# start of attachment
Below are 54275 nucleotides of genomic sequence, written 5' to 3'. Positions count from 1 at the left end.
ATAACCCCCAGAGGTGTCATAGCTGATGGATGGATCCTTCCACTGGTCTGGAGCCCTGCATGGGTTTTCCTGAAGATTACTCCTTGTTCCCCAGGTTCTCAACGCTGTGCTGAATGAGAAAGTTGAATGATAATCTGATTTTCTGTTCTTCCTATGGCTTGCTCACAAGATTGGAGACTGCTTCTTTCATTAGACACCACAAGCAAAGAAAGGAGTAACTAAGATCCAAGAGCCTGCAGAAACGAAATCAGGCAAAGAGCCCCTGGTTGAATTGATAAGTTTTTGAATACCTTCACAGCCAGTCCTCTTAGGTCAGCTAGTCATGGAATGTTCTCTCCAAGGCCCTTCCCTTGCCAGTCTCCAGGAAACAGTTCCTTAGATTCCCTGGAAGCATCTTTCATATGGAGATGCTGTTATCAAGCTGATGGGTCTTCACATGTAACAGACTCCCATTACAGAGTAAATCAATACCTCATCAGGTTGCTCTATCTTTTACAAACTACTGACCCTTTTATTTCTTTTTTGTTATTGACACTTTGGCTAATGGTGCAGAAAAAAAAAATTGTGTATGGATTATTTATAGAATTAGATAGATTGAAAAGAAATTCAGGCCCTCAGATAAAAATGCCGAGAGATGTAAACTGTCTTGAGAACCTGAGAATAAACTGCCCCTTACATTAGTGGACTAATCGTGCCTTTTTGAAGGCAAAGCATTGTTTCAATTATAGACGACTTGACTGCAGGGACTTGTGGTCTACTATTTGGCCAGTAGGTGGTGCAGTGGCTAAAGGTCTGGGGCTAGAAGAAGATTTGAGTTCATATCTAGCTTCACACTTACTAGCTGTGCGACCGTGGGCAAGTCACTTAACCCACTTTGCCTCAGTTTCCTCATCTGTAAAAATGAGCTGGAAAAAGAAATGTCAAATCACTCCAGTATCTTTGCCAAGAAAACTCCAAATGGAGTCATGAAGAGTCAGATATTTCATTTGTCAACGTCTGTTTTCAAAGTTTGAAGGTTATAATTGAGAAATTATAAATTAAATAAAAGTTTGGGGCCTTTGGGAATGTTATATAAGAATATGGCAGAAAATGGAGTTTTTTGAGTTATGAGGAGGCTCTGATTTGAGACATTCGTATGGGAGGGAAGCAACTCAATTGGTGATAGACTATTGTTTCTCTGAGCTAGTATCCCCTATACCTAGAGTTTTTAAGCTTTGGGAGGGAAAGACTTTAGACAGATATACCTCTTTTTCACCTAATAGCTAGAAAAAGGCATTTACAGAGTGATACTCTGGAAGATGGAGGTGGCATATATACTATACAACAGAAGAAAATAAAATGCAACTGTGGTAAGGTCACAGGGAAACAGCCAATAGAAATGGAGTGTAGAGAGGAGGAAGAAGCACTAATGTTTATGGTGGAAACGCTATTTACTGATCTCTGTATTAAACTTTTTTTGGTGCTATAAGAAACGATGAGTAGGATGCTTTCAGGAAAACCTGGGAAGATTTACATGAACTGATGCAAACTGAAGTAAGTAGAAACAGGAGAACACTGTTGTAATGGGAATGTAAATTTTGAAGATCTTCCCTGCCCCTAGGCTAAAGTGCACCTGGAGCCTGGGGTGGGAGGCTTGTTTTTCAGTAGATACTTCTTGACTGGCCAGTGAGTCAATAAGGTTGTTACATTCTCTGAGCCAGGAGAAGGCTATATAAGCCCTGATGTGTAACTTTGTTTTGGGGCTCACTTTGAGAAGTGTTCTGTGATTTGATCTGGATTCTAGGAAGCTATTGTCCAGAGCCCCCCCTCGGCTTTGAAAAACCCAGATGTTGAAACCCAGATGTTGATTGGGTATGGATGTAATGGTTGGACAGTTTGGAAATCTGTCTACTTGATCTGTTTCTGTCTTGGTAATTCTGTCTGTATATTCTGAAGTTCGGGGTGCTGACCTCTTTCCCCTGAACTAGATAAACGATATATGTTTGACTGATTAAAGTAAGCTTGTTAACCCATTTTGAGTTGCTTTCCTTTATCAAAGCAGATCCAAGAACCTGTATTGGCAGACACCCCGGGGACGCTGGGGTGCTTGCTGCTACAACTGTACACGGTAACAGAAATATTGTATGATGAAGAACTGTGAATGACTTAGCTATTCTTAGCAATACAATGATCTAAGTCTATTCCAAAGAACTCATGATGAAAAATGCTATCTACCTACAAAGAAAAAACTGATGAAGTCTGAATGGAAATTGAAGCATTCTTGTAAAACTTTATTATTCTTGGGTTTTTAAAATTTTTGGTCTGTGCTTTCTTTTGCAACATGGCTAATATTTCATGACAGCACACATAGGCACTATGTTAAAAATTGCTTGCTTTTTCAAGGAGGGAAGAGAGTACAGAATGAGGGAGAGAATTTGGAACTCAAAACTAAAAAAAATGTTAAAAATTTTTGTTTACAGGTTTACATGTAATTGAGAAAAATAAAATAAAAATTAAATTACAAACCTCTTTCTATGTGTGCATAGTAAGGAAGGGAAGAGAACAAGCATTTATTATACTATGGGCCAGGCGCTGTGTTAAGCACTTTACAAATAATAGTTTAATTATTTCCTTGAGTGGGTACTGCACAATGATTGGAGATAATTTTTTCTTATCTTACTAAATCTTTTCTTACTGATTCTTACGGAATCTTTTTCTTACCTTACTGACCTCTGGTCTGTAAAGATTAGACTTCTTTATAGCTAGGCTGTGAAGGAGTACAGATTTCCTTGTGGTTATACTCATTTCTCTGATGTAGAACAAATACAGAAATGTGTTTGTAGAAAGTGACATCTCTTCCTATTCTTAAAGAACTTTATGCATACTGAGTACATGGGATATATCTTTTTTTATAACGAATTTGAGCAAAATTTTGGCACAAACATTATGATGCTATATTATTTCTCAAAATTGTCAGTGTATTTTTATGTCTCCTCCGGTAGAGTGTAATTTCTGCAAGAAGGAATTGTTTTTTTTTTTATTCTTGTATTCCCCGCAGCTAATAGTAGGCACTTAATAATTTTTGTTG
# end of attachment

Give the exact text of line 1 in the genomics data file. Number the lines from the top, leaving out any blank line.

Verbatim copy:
Below are 54275 nucleotides of genomic sequence, written 5' to 3'. Positions count from 1 at the left end.